The photo I am sharing today was made at ancient Xanthos, a city of Lycia, now in southwestern Turkey. The city is situated in the Lycian mountains a few miles from the Mediterranean coast and the ancient city of Patara (Acts 21:1). The small town of Kinik lies in the valley below Xanthos.
A road runs up the hill through the ancient ruins. One of the first monuments we come to is a Roman arch dedicated to the emperor Vespasian (A.D. 69-79) by the Council and People of Xanthos. George E. Bean says,
The pavement which survives in part belongs to an ancient road which led up from Patara and the Letoum. – Lycian Turkey, 60.
Our view is made from above the arch. To the left you can see the narrow modern road leading to the parking lot at Xanthos.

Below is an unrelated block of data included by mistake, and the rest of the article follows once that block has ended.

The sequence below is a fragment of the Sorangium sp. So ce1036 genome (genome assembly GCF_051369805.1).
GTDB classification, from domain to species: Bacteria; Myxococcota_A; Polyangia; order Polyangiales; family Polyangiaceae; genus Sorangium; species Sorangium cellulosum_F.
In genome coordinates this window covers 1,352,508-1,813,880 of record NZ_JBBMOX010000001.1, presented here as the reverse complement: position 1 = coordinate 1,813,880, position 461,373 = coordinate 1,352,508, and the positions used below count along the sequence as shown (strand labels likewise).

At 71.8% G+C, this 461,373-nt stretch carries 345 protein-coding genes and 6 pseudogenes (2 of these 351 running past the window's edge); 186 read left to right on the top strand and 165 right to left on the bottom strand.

This photo illustrates the build up of debris over the centuries.
Writers such as Bean tell of the time when the Persians conquered western Asia about 540 B.C. Rather than surrender, the fighting men of Xanathos placed their women, children, slaves, and property on the acropolis and set fire to it. These men then went forth and fought to the death. This account reminds us of the one recorded by Josephus about the fall of Masada during the Jewish Wars against the Romans (The Jewish War 7.8.6).
For more information about Xanathos, and Lycia in general, see the nice Lycian Turkey website here.
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